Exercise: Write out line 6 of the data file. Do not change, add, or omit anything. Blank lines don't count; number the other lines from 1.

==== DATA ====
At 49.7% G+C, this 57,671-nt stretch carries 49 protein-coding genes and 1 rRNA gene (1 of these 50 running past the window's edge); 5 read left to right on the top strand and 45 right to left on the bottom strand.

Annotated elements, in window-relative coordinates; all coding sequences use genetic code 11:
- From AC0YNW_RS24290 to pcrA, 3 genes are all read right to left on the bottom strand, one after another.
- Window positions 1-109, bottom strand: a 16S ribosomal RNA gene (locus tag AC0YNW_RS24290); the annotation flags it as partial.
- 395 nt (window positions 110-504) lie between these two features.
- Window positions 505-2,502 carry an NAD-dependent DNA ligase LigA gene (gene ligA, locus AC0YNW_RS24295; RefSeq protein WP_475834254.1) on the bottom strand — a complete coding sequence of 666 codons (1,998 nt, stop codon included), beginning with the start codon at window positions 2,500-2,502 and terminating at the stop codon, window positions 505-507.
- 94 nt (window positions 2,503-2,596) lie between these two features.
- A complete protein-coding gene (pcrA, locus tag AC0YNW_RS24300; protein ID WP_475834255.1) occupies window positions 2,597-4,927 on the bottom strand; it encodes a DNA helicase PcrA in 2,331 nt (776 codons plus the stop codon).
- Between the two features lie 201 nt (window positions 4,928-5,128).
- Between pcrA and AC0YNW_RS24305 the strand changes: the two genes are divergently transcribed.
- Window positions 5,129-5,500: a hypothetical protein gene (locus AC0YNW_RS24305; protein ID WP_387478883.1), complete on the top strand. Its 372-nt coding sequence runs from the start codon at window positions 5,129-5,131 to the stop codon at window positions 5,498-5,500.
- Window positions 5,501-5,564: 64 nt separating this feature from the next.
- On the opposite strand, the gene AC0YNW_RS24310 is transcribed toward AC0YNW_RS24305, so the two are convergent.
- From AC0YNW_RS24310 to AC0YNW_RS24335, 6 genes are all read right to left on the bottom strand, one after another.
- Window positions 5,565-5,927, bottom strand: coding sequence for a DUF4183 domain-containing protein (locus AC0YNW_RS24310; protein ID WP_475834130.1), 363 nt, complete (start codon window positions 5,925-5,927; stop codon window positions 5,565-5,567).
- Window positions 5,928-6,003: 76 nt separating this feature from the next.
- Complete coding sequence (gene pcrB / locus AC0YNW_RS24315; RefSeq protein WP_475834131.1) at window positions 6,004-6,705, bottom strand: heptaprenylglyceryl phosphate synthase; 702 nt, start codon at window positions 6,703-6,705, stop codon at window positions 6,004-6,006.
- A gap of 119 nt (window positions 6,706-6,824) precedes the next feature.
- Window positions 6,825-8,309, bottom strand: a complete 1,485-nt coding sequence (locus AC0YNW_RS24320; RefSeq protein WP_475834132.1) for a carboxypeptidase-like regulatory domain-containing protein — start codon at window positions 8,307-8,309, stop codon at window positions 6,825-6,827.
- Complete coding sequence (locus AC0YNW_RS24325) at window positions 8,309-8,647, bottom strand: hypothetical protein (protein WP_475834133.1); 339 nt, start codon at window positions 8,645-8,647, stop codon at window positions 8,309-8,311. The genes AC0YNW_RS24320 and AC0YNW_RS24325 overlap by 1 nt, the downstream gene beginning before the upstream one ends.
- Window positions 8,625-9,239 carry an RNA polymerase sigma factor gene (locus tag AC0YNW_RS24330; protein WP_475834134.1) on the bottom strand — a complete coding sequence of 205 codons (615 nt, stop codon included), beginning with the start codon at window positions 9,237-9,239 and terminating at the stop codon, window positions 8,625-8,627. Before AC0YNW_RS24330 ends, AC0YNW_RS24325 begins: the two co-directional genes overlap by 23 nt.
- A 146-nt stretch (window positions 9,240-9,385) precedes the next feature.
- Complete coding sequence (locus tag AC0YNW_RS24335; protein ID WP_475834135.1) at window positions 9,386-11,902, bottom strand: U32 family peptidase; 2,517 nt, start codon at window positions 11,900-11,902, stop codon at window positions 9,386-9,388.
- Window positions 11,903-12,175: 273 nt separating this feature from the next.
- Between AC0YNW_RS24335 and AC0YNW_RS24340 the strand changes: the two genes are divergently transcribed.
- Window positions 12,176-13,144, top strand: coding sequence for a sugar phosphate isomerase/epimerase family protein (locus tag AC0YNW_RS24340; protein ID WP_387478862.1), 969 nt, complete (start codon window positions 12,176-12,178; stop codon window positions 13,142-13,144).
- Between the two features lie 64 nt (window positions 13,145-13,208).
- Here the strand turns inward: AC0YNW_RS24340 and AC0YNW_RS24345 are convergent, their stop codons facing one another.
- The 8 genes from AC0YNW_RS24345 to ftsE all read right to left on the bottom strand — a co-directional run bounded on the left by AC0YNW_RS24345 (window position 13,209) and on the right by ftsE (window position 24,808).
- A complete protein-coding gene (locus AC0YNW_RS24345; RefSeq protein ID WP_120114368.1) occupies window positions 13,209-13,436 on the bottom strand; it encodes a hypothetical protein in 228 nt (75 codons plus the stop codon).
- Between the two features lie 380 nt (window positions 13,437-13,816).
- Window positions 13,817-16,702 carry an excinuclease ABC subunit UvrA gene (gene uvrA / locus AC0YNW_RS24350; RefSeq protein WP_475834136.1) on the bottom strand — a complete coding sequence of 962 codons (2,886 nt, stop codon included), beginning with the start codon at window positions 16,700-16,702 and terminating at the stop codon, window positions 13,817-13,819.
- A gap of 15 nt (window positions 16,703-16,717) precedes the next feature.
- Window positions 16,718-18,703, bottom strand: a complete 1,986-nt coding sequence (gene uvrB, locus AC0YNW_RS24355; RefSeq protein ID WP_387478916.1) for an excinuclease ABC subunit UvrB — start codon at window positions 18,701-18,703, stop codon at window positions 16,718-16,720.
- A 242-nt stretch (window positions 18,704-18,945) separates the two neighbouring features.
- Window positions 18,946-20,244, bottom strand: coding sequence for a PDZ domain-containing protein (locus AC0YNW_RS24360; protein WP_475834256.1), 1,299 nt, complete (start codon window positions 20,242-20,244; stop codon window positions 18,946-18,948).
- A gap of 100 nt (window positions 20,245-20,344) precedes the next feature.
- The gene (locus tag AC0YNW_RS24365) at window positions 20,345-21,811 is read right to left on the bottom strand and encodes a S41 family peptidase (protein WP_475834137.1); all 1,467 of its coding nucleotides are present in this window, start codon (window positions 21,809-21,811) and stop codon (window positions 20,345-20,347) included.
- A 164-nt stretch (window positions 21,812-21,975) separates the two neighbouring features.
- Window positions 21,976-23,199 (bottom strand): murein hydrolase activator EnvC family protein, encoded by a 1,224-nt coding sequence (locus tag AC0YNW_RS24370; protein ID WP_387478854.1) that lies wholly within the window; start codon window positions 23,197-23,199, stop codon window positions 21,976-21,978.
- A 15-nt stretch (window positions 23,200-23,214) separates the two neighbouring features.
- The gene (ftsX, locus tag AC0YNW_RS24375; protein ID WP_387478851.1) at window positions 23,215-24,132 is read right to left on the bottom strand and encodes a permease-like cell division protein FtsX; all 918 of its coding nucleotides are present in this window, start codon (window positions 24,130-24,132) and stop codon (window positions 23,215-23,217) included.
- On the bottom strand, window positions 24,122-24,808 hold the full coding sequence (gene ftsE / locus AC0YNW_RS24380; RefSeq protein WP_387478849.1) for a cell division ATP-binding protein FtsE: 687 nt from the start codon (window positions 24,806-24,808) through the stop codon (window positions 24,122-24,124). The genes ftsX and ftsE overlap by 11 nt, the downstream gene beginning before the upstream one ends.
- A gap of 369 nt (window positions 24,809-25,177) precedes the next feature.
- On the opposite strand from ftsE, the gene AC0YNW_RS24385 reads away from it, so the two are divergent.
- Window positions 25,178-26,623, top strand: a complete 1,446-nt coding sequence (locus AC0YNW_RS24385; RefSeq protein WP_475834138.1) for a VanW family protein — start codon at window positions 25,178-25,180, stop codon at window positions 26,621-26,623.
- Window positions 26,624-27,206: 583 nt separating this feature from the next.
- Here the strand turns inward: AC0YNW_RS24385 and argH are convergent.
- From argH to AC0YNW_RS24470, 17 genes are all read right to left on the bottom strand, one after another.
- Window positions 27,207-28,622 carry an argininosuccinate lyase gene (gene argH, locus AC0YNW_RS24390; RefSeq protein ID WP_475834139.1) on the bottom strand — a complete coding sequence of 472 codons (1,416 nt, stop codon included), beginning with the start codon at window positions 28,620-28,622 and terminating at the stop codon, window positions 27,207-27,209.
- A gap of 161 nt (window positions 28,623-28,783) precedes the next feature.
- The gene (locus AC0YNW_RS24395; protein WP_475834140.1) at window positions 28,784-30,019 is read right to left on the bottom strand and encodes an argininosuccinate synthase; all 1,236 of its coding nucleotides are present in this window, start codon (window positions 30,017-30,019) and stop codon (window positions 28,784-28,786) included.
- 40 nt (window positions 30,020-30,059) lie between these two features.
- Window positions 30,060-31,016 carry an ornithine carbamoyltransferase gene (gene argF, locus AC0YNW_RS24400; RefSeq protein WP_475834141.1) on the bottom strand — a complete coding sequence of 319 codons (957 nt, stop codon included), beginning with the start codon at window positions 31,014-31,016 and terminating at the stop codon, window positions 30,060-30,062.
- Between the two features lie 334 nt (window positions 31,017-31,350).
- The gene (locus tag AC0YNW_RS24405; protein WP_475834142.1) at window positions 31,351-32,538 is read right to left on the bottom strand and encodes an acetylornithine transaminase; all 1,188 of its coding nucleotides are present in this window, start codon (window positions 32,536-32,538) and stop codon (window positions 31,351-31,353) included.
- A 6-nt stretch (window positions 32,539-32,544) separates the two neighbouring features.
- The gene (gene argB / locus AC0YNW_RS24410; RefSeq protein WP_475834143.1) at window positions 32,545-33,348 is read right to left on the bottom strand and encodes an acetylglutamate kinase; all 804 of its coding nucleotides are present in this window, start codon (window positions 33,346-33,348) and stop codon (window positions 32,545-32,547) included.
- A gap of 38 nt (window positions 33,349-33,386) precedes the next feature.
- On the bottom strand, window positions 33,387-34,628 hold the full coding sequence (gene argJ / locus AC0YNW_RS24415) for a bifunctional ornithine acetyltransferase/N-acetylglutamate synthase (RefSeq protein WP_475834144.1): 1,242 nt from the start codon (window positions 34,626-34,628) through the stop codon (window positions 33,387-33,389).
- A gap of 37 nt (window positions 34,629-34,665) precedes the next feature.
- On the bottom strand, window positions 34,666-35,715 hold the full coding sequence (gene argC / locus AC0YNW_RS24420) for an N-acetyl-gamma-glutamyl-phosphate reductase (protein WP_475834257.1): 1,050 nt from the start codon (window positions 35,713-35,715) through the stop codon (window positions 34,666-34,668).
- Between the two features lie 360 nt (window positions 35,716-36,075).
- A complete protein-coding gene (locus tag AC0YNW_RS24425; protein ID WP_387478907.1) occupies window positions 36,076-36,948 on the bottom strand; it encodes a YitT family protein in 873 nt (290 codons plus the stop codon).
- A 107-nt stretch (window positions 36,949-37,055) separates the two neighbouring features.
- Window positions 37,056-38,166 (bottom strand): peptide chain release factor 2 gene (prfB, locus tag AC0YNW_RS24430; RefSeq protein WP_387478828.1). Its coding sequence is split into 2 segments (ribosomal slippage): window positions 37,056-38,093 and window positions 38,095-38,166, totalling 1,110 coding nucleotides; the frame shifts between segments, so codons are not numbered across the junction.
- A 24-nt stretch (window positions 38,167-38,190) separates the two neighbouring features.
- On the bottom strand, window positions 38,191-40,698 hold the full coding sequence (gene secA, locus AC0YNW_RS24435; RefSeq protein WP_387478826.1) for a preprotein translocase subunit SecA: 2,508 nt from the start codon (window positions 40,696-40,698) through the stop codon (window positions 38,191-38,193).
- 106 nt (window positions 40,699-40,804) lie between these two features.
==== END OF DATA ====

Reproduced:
- Window positions 505-2,502 carry an NAD-dependent DNA ligase LigA gene (gene ligA, locus AC0YNW_RS24295; RefSeq protein WP_475834254.1) on the bottom strand — a complete coding sequence of 666 codons (1,998 nt, stop codon included), beginning with the start codon at window positions 2,500-2,502 and terminating at the stop codon, window positions 505-507.